Did I also mention that you get a free stylish Adidas t-shirt once you’ve completed 50 runs (in red) or 100 runs (in black)?! Children also get a t-shirt once they’ve completed just 10 runs (in white). I honestly cannot say enough good things about parkrun!
Do let me know if you already take part in parkrun or if you decide to sign up!
I’m addicted to it now – can’t go this weekend as away but I need to beat my time. I’m running the fastest I’ve run in about 6 years now – if I can knock of 11 seconds, will be the fastest in about 10 years. They have them in other countries too and once you’ve registered once you can run anywhere – I love the idea of being on holiday in Poland, or Oz or NZ and just turning up to run. I do eat everything in the house afterwards though, something about trying to run fast makes me really hungry (I run twice the distance on Sundays with no food cravings).
I couldn’t agree more- I would love to run abroad but not sure if they have events in Croatia?! We shall see. I love trying to beat a PB- even roped in one of the volunteers to pace me at 27 mins next week! Fingers crossed I can keep up! x
I tried the Park run in February 2012 but couldn’t manage the whole course as my knees hurt so much. After much encouragement I ran/walked my first full Park run on my 53rd birthday in August 2012, to help the Slimming World charity for that year, and hadn’t run since I was 15. It took me over 44 minutes. I now wouldn’t miss it. The atmosphere is amazing. Everyone is so friendly and helpful. I was making the mistake of running and wearing myself out, then walking, then running etc. A very nice lady spoke to me and suggested I slow it down and actually run all the way. The most wonderful feeling is that I can now run the whole way round in just under 32 minutes , and recently completed my first 10k. I am really proud of myself and can only speak from my own experience when I say it is worth going to a Park run on a Saturday morning just for the atmosphere alone. It looks like you attend the same Park run as me, so I understand why you enjoy it like you do. I will continue to do Park run whenever and wherever I can. Happy running.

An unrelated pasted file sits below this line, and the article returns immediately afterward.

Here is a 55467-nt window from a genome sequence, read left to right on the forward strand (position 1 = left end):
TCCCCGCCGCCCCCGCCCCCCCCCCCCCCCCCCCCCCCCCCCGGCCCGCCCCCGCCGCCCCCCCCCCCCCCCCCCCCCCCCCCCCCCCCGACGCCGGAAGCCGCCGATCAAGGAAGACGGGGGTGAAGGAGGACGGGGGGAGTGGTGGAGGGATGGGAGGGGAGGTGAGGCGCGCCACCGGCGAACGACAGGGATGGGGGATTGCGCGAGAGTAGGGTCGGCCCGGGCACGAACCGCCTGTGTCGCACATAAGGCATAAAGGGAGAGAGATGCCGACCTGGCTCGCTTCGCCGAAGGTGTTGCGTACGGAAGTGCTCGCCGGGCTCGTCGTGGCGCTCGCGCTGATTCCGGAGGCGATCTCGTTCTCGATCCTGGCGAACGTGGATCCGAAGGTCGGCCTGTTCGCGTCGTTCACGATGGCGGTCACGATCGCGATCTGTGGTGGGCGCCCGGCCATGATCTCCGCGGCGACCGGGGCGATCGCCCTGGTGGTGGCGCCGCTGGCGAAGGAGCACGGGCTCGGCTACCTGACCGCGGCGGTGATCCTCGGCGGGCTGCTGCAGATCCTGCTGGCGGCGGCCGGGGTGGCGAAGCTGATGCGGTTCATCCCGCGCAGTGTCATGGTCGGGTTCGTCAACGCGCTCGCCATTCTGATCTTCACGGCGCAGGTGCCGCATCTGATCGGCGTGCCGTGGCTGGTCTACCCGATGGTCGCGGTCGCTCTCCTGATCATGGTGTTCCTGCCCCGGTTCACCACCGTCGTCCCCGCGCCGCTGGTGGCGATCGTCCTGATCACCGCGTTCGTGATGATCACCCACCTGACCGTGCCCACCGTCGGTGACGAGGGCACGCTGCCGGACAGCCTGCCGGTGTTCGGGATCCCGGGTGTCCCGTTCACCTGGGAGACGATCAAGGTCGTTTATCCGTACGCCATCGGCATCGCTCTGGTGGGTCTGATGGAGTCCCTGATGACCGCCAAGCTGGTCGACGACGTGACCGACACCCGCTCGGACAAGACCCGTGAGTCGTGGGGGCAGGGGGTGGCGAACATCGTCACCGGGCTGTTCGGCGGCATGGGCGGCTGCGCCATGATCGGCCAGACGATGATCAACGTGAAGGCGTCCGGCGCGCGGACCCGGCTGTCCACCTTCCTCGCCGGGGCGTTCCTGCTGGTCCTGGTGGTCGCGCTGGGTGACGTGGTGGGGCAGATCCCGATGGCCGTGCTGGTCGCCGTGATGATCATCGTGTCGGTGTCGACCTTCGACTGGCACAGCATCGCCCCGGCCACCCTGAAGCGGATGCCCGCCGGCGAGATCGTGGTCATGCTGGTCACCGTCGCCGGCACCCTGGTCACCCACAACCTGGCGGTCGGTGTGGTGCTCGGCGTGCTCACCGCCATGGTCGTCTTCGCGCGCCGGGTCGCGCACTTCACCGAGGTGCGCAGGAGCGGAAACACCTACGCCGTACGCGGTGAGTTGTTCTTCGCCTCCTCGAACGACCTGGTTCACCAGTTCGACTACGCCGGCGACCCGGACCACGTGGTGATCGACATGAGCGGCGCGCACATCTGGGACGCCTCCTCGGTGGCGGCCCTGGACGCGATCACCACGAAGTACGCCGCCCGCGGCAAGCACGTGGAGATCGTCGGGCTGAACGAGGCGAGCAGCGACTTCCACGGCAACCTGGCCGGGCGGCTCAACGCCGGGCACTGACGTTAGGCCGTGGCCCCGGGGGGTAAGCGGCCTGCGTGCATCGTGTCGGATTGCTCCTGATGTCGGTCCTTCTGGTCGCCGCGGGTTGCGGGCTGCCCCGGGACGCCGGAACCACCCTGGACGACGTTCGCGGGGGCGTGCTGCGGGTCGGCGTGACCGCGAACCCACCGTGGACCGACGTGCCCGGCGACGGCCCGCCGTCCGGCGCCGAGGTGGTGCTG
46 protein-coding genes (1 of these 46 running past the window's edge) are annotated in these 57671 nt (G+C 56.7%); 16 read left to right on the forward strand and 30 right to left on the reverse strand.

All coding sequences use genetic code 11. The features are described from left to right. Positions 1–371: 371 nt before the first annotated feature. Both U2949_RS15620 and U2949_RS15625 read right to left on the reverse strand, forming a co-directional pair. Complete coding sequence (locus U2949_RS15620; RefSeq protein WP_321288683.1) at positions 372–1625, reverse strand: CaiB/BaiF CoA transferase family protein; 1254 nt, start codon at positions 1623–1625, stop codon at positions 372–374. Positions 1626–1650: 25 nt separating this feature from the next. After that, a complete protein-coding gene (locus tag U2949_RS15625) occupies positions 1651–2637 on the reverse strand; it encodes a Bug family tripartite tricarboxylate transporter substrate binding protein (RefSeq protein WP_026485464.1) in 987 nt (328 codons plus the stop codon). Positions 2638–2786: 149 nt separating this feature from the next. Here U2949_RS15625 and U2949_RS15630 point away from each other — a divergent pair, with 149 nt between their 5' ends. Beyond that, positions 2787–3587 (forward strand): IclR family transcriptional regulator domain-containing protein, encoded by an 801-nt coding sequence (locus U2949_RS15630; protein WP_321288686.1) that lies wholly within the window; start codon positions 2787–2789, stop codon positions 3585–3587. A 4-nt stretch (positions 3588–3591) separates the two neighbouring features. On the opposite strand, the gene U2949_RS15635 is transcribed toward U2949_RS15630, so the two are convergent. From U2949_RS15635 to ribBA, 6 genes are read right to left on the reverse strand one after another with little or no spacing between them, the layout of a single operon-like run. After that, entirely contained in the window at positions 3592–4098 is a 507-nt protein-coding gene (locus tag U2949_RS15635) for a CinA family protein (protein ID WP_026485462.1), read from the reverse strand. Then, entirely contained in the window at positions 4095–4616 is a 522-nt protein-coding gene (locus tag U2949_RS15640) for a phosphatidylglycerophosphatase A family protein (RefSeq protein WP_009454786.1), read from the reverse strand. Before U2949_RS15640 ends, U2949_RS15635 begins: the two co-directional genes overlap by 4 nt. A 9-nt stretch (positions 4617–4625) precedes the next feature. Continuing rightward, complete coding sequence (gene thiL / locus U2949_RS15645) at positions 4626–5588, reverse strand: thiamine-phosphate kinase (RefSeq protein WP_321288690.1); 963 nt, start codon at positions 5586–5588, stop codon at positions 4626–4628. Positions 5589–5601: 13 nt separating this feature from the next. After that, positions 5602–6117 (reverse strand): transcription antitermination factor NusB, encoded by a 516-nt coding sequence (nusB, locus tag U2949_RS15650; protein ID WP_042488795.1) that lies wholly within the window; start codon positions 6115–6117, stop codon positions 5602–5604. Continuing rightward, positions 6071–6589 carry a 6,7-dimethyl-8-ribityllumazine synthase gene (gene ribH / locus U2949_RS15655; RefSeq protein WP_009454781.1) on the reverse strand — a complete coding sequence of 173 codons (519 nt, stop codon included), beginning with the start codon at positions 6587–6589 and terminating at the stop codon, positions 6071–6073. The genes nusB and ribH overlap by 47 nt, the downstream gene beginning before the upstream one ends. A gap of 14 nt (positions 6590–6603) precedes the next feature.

Hello! Oh thank you for your fantastic comment! You’ve done incredible and are clearly an inspiration to others. Completing a 10K is fantastic – I’m not there yet but hope to be in a year (or 2!). I have to admit that with the course (and 3 steep hills) I have to walk 1-2 times for a few seconds but I’m hoping that with a pacer I’ll be able to keep going this week! May be see you there – do say hey! Nic 🙂
I used to run a bit but realistically I would need to walk most of the 5k parkrun (I also plan to take my children aged 9 and 6 also). I really really want to go, but terrified as we will definitely be last! Slowest time at my local one was 45 mins, and I think we would be longer.
Sorry forgot to say I completed the London Marathon, but that was in 2004 when I was several stone lighter!
That’s incredible!! Why don’t you give the park run ago?! Your kids may surprise you – so many kids beat me on my way around!! xx
Great article- parkrun is fantastic and an amazing volunteer based organisation. I’m sure they will appreciate the great round up- but worth noting that parkrun is one word and always spelled with a small p!
Oooh thank you!! I will change that now!! xx
Hi Nic, just found this post and am pleased to see you are a parkrun fan. I am too and completed my 150th parkrun last Saturday. I will be volunteering this week. As you rightly say there is always someone to talk and it is a great way to start the weekend. Happy running.
Aw that’s amazing!! Congrats!!! Yes it’s such a good idea!! Hope you’re happy with your PBs 😉 xx